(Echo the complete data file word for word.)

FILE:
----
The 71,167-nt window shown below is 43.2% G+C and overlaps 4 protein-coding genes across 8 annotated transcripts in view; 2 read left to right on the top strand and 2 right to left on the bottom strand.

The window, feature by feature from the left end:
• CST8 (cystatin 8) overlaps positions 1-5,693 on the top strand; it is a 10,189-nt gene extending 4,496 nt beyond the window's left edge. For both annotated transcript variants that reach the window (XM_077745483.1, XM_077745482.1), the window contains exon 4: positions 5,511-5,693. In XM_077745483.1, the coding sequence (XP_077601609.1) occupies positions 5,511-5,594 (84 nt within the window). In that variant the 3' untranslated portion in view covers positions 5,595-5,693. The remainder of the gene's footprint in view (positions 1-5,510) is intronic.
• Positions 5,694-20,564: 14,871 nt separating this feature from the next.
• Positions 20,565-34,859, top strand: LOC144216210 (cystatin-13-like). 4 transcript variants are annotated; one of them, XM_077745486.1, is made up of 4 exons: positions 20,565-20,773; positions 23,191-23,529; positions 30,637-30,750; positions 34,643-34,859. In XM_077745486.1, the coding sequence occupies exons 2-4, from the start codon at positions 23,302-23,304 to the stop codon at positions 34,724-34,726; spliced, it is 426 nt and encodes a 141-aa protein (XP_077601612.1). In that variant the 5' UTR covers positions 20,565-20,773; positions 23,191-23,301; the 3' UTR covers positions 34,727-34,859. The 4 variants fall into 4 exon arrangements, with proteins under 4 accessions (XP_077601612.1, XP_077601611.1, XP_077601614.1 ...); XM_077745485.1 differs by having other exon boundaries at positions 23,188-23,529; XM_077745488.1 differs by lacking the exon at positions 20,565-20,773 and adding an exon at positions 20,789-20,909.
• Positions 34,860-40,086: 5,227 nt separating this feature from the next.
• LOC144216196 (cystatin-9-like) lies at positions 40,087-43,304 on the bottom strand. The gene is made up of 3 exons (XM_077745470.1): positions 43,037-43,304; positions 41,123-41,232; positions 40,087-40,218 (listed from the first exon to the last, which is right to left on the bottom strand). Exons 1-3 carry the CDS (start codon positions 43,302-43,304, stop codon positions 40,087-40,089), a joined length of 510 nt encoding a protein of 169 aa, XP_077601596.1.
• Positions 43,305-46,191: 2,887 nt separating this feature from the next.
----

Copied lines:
The 71,167-nt window shown below is 43.2% G+C and overlaps 4 protein-coding genes across 8 annotated transcripts in view; 2 read left to right on the top strand and 2 right to left on the bottom strand.

The window, feature by feature from the left end:
• CST8 (cystatin 8) overlaps positions 1-5,693 on the top strand; it is a 10,189-nt gene extending 4,496 nt beyond the window's left edge. For both annotated transcript variants that reach the window (XM_077745483.1, XM_077745482.1), the window contains exon 4: positions 5,511-5,693. In XM_077745483.1, the coding sequence (XP_077601609.1) occupies positions 5,511-5,594 (84 nt within the window). In that variant the 3' untranslated portion in view covers positions 5,595-5,693. The remainder of the gene's footprint in view (positions 1-5,510) is intronic.
• Positions 5,694-20,564: 14,871 nt separating this feature from the next.
• Positions 20,565-34,859, top strand: LOC144216210 (cystatin-13-like). 4 transcript variants are annotated; one of them, XM_077745486.1, is made up of 4 exons: positions 20,565-20,773; positions 23,191-23,529; positions 30,637-30,750; positions 34,643-34,859. In XM_077745486.1, the coding sequence occupies exons 2-4, from the start codon at positions 23,302-23,304 to the stop codon at positions 34,724-34,726; spliced, it is 426 nt and encodes a 141-aa protein (XP_077601612.1). In that variant the 5' UTR covers positions 20,565-20,773; positions 23,191-23,301; the 3' UTR covers positions 34,727-34,859. The 4 variants fall into 4 exon arrangements, with proteins under 4 accessions (XP_077601612.1, XP_077601611.1, XP_077601614.1 ...); XM_077745485.1 differs by having other exon boundaries at positions 23,188-23,529; XM_077745488.1 differs by lacking the exon at positions 20,565-20,773 and adding an exon at positions 20,789-20,909.
• Positions 34,860-40,086: 5,227 nt separating this feature from the next.
• LOC144216196 (cystatin-9-like) lies at positions 40,087-43,304 on the bottom strand. The gene is made up of 3 exons (XM_077745470.1): positions 43,037-43,304; positions 41,123-41,232; positions 40,087-40,218 (listed from the first exon to the last, which is right to left on the bottom strand). Exons 1-3 carry the CDS (start codon positions 43,302-43,304, stop codon positions 40,087-40,089), a joined length of 510 nt encoding a protein of 169 aa, XP_077601596.1.
• Positions 43,305-46,191: 2,887 nt separating this feature from the next.